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Sexual Abuse is Eroding Women's Health Care

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A disturbing new connection has been found between sexual assault and poor health. Sexual abuse advocates are now touring hospitals and dentists' offices alerting health practitioners to the long-term effects of molestation on the body. Findings report that survivors of abuse are less likely to seek medical care for a number of reasons, which eventually erodes overall health and well being for women as a whole.

First of all, abuse often causes individuals to detach from their bodies. To forget the attack, survivors must learn to block out any negative physical sensations. This can lead to negligence in terms of everyday hygiene and routine physical examinations.

Of course, survivors of abuse are also often terrified of allowing a man and/or stranger to touch their bodies. This can sometimes lead to panic attacks and the avoidance of doctor’s visits altogether. Specific tests, such as pap smears, mammograms, and strep throat swabs can all create flashbacks and force the victim to relive the ordeal.

It is common for those who have suffered from abuse during childhood to simply believe that their bodies are not worth taking care of. For these individuals, poor health can sometimes function as a form of self-inflicted injury, similar to wrist cutting. In a very real way they are sacrificing their bodies in order to gain peace of mind.

“It becomes sort of an increasing circular problem,” explains Vicki-lynn Anderson, sexual abuse advocate and public educator for the Catholic Charities Phoenix House. “If you don’t take care of the problem, the more painful it becomes; the more pain, the more it reminds the person of the abuse, so they don’t take care of the problem.”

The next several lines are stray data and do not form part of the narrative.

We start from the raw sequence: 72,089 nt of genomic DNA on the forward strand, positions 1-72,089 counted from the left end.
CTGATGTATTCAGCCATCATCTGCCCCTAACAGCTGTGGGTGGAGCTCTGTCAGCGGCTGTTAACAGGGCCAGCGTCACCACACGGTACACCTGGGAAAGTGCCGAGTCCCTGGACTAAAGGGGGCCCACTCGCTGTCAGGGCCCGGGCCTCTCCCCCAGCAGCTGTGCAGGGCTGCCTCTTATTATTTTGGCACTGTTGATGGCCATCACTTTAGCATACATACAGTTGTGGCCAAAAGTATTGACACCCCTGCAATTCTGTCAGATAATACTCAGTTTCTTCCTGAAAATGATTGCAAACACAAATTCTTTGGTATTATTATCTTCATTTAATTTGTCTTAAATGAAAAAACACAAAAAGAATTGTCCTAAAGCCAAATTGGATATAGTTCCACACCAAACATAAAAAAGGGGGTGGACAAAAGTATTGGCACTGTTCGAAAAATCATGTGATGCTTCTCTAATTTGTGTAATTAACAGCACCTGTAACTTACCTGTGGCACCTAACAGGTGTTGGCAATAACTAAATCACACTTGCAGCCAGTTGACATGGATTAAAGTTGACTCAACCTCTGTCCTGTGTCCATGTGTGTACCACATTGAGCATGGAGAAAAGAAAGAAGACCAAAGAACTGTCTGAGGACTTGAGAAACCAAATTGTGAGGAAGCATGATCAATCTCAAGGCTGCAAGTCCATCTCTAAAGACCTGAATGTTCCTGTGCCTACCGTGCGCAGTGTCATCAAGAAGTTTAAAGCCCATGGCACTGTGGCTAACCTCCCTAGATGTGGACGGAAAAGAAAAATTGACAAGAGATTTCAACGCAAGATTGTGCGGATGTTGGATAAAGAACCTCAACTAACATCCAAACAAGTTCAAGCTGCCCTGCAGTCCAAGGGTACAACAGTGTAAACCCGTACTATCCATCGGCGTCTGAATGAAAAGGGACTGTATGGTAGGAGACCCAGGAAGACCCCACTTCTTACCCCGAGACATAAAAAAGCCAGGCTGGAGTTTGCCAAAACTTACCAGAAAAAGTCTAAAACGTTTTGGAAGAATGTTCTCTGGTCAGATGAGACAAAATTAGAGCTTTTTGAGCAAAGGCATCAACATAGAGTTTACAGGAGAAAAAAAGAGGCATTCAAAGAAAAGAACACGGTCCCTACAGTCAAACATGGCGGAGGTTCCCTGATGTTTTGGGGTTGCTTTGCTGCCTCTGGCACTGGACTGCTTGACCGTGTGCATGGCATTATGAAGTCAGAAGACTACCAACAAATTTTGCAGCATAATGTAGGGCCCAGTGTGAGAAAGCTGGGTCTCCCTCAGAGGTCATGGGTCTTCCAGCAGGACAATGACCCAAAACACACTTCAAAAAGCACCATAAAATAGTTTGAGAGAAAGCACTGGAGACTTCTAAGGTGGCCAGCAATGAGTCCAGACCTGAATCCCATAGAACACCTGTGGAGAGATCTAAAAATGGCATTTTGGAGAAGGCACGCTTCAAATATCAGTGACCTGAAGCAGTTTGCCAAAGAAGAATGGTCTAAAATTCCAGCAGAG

Thankfully, no one is putting the responsibility on abuse victims to solve the logical issues that arise. Rather, the solution lies in educating health practitioners about the correct ways to detect and handle potential problems.

Anderson recommends that doctors include an abuse section on health history forms and be equipped to deal with any information that is disclosed.

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We value and respect our HERWriters' experiences, but everyone is different. Many of our writers are speaking from personal experience, and what's worked for them may not work for you. Their articles are not a substitute for medical advice, although we hope you can gain knowledge from their insight.

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